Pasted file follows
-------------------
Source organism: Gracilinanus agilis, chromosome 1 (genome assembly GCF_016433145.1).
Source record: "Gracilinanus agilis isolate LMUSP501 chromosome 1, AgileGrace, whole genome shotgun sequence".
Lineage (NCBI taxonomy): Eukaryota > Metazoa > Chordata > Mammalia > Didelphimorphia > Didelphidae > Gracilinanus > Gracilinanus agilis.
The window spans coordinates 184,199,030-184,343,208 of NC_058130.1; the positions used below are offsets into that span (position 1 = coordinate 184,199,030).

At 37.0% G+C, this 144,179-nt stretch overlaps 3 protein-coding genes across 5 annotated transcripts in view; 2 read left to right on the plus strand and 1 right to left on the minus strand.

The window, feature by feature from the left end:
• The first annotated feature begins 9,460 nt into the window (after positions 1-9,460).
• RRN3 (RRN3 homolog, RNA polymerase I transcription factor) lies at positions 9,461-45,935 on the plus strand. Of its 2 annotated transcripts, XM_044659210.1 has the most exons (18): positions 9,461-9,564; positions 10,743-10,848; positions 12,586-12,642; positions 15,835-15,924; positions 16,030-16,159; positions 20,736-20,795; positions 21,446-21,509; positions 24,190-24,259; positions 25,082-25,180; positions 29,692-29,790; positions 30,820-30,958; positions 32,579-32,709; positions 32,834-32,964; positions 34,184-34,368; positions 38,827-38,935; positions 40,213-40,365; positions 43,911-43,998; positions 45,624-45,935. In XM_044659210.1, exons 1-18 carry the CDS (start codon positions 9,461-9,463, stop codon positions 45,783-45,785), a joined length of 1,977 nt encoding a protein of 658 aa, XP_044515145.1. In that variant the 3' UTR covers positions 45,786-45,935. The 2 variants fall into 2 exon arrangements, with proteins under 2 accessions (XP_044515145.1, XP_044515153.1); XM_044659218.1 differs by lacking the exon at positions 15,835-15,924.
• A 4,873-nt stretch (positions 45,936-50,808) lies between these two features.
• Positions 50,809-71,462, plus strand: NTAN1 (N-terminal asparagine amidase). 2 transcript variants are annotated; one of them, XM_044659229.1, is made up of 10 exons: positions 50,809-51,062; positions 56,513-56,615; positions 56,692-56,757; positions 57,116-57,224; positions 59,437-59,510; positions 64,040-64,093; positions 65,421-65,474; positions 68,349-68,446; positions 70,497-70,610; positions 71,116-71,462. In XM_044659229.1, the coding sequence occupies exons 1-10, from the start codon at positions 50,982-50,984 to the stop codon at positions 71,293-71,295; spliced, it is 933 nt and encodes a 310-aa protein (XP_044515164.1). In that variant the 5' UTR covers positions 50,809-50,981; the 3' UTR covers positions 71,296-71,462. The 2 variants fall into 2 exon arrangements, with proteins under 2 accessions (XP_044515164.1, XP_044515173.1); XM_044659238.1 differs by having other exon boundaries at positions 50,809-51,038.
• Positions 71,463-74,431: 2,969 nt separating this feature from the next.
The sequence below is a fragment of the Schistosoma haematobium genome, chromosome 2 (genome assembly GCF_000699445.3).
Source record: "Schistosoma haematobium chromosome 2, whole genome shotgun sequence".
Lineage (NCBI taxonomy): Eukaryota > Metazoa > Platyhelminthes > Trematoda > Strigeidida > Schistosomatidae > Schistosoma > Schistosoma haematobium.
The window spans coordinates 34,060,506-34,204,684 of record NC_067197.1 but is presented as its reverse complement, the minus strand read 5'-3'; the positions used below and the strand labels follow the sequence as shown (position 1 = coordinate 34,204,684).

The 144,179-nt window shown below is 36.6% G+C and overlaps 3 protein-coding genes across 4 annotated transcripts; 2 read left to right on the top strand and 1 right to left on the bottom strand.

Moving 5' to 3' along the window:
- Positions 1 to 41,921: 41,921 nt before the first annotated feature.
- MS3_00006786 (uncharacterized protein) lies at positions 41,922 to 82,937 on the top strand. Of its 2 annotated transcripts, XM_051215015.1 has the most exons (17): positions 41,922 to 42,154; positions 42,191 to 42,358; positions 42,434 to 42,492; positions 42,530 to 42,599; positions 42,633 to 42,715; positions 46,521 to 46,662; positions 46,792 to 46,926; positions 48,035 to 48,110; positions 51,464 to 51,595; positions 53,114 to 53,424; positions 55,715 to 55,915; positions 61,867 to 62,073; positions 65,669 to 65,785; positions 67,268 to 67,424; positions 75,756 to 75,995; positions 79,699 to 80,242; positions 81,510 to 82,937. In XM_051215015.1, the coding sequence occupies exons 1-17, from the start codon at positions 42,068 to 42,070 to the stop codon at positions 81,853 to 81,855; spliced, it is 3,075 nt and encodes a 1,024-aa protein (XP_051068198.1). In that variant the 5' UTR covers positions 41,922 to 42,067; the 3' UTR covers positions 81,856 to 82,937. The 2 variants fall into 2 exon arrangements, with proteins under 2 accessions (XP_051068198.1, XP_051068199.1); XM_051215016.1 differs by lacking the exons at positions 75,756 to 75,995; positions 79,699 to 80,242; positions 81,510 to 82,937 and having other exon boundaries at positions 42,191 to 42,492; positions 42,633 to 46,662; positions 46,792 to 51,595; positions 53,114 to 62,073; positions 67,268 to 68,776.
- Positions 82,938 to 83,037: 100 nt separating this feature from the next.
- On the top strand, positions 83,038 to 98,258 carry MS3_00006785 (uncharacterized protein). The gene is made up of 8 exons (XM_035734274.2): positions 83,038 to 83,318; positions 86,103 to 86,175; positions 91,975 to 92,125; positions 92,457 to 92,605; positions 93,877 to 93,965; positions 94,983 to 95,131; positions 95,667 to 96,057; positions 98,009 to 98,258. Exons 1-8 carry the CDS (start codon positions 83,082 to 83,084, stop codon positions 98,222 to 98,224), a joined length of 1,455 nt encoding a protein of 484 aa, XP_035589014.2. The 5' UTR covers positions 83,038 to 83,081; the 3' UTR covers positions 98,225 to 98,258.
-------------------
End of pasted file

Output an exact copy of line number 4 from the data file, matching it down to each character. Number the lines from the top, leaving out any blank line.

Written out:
The window spans coordinates 184,199,030-184,343,208 of NC_058130.1; the positions used below are offsets into that span (position 1 = coordinate 184,199,030).